The ideological and border dispute between the Soviet Union and People's Republic of China resulted in a number of cross-border operations. One technique developed during this period was the "backwards transmission", in which the radio program was recorded and played backwards over the air. (This was done so that messages meant to be received by the other government could be heard, while the average listener could not understand the content of the program.)
When describing life in capitalist countries, in the US in particular, propaganda focused on social issues such as poverty and anti-union action by the government. Workers in capitalist countries were portrayed as "ideologically close". Propaganda claimed rich people from the US derived their income from weapons manufacturing, and claimed that there was substantial racism or neo-fascism in the US.
When describing life in Communist countries, western propaganda sought to depict an image of a citizenry held captive by governments that brainwash them. The West also created a fear of the East, by depicting an aggressive Soviet Union. In the Americas, Cuba served as a major source and a target of propaganda from both black and white stations operated by the CIA and Cuban exile groups. Radio Habana Cuba, in turn, broadcast original programming, relayed Radio Moscow, and broadcast The Voice of Vietnam as well as alleged confessions from the crew of the USS Pueblo.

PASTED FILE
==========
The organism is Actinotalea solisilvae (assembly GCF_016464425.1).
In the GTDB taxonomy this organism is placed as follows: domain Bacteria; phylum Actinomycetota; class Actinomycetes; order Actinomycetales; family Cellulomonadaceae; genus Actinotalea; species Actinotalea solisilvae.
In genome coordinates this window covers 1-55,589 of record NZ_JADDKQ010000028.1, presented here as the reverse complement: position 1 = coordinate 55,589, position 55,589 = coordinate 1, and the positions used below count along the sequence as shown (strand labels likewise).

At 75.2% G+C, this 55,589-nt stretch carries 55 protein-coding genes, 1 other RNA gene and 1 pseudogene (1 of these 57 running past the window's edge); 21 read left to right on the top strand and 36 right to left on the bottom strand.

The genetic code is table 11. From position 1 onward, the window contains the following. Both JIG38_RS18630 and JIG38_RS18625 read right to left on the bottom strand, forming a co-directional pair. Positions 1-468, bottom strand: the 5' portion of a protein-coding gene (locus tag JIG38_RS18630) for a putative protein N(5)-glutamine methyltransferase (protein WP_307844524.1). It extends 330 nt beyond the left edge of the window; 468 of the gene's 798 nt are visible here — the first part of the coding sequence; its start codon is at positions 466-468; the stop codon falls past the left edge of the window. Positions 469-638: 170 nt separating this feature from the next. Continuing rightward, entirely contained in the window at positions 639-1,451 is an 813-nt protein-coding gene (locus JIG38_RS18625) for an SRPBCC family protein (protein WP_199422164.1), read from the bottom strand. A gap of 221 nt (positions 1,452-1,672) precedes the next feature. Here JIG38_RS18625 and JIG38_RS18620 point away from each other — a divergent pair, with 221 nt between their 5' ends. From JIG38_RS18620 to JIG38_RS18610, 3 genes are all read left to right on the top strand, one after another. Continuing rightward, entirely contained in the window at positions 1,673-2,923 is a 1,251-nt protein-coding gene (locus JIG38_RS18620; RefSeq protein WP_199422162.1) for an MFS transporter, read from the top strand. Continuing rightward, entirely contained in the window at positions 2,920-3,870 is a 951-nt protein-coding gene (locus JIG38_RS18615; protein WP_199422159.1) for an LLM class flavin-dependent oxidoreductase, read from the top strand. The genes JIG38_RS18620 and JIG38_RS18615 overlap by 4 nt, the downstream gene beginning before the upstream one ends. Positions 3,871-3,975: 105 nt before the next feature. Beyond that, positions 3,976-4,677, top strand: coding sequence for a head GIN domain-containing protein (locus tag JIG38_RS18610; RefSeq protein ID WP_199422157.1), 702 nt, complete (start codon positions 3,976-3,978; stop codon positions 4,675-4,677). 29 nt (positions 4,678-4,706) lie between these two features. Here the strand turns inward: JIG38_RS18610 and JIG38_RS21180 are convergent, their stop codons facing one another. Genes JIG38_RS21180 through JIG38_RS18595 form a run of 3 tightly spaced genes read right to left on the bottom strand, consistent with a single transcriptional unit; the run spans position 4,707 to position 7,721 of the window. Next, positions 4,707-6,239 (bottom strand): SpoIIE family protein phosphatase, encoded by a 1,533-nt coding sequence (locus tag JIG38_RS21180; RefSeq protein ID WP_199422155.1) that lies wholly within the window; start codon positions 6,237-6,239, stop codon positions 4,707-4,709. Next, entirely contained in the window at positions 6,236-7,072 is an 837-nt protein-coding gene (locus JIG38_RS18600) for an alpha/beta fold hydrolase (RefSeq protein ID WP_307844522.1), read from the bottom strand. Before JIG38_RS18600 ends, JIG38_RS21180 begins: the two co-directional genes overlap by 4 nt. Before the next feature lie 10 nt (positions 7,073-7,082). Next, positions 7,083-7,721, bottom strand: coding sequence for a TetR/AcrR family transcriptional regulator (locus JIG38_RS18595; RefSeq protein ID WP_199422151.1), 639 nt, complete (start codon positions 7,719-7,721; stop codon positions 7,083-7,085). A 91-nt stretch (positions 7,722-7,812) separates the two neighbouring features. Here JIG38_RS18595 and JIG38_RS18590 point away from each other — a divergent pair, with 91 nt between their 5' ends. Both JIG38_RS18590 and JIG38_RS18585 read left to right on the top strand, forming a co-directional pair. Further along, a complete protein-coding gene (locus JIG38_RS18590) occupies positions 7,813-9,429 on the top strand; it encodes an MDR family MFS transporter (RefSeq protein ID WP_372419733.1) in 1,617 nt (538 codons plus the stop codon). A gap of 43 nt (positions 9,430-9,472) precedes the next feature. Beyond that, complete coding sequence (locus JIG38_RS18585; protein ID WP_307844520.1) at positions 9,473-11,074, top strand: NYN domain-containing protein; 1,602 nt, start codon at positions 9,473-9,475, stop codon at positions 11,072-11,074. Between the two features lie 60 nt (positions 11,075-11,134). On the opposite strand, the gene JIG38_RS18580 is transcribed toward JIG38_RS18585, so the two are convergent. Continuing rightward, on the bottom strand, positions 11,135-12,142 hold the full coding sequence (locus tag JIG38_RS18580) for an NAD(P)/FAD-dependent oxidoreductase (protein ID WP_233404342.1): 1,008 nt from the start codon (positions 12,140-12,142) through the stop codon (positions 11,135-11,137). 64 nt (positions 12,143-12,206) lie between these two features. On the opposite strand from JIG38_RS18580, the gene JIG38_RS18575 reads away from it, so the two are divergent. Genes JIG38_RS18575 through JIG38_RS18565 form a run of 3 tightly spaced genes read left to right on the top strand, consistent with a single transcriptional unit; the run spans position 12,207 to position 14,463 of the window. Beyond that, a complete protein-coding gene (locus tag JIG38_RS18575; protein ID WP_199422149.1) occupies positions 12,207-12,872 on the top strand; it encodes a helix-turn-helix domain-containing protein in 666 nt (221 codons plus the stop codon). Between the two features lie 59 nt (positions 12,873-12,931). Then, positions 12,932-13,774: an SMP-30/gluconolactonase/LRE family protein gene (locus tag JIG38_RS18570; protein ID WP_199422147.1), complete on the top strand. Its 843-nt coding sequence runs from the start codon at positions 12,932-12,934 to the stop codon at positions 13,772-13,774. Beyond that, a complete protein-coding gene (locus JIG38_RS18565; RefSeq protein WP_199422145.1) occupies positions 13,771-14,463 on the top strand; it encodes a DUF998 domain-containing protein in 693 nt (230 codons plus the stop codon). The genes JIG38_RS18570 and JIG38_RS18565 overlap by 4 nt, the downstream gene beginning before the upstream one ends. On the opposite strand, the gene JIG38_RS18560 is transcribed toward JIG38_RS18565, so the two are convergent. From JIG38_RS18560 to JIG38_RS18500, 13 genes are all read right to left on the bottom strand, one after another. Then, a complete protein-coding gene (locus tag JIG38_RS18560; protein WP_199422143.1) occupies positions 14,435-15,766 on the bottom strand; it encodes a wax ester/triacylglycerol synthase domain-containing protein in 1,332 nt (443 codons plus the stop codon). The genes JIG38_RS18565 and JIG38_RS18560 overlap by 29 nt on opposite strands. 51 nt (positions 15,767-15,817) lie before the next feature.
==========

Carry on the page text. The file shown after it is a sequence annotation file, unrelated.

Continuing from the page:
George Orwell's novels Animal Farm and Nineteen Eighty-Four are virtual textbooks on the use of propaganda. Though not set in the Soviet Union, these books are about totalitarian regimes that constantly corrupt language for political purposes. These novels were, ironically, used for explicit propaganda. The CIA, for example, secretly commissioned an animated film adaptation of Animal Farm in the 1950s with small changes to the original story to suit its own needs.
During the democratic revolutions of 1989 in Central and Eastern Europe the propaganda poster was an important weapon in the hand of the opposition. Printed and hand-made political posters appeared on the Berlin Wall, on the statue of St. Wenceslas in Prague and around the unmarked grave of Imre Nagy in Budapest and the role of them was important for the democratic change.